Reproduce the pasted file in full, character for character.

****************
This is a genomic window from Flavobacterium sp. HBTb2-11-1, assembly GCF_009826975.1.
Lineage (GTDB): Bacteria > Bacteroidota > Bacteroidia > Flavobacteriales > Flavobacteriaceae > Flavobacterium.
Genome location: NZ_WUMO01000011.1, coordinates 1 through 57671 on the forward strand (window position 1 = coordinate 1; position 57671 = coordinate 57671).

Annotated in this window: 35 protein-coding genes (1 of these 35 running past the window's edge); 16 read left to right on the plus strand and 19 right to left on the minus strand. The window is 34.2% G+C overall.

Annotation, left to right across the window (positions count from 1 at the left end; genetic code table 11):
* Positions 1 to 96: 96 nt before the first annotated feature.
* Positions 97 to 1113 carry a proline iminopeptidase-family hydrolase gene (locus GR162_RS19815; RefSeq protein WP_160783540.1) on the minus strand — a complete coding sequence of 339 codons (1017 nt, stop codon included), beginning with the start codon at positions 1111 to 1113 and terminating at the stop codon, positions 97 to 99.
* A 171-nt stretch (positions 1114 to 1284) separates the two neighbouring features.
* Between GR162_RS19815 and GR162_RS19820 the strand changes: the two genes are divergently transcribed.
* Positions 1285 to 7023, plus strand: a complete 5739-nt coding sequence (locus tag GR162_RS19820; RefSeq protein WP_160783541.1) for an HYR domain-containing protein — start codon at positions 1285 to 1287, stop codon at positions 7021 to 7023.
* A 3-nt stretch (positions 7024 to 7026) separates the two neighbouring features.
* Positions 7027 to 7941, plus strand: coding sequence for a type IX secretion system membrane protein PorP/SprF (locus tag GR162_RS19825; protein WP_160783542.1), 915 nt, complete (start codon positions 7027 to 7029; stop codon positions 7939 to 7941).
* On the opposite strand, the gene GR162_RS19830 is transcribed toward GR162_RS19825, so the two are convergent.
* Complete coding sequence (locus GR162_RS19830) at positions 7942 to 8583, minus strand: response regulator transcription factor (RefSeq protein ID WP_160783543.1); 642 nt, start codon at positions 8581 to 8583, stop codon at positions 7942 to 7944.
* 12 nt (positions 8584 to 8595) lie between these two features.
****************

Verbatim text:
This is a genomic window from Flavobacterium sp. HBTb2-11-1, assembly GCF_009826975.1.
Lineage (GTDB): Bacteria > Bacteroidota > Bacteroidia > Flavobacteriales > Flavobacteriaceae > Flavobacterium.
Genome location: NZ_WUMO01000011.1, coordinates 1 through 57671 on the forward strand (window position 1 = coordinate 1; position 57671 = coordinate 57671).

Annotated in this window: 35 protein-coding genes (1 of these 35 running past the window's edge); 16 read left to right on the plus strand and 19 right to left on the minus strand. The window is 34.2% G+C overall.

Annotation, left to right across the window (positions count from 1 at the left end; genetic code table 11):
* Positions 1 to 96: 96 nt before the first annotated feature.
* Positions 97 to 1113 carry a proline iminopeptidase-family hydrolase gene (locus GR162_RS19815; RefSeq protein WP_160783540.1) on the minus strand — a complete coding sequence of 339 codons (1017 nt, stop codon included), beginning with the start codon at positions 1111 to 1113 and terminating at the stop codon, positions 97 to 99.
* A 171-nt stretch (positions 1114 to 1284) separates the two neighbouring features.
* Between GR162_RS19815 and GR162_RS19820 the strand changes: the two genes are divergently transcribed.
* Positions 1285 to 7023, plus strand: a complete 5739-nt coding sequence (locus tag GR162_RS19820; RefSeq protein WP_160783541.1) for an HYR domain-containing protein — start codon at positions 1285 to 1287, stop codon at positions 7021 to 7023.
* A 3-nt stretch (positions 7024 to 7026) separates the two neighbouring features.
* Positions 7027 to 7941, plus strand: coding sequence for a type IX secretion system membrane protein PorP/SprF (locus tag GR162_RS19825; protein WP_160783542.1), 915 nt, complete (start codon positions 7027 to 7029; stop codon positions 7939 to 7941).
* On the opposite strand, the gene GR162_RS19830 is transcribed toward GR162_RS19825, so the two are convergent.
* Complete coding sequence (locus GR162_RS19830) at positions 7942 to 8583, minus strand: response regulator transcription factor (RefSeq protein ID WP_160783543.1); 642 nt, start codon at positions 8581 to 8583, stop codon at positions 7942 to 7944.
* 12 nt (positions 8584 to 8595) lie between these two features.